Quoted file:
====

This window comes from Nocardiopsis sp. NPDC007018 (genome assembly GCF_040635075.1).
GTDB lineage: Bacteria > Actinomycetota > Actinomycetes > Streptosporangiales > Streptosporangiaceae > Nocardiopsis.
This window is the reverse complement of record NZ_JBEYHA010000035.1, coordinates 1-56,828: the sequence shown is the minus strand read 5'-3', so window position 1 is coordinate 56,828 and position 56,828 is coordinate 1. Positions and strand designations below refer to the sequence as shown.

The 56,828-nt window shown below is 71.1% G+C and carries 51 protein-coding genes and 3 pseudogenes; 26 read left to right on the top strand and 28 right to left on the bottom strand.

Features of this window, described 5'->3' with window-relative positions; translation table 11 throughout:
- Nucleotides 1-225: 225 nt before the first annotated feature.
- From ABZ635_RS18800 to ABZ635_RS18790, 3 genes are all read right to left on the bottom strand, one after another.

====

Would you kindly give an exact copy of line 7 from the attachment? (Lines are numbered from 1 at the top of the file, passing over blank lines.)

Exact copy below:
- From ABZ635_RS18800 to ABZ635_RS18790, 3 genes are all read right to left on the bottom strand, one after another.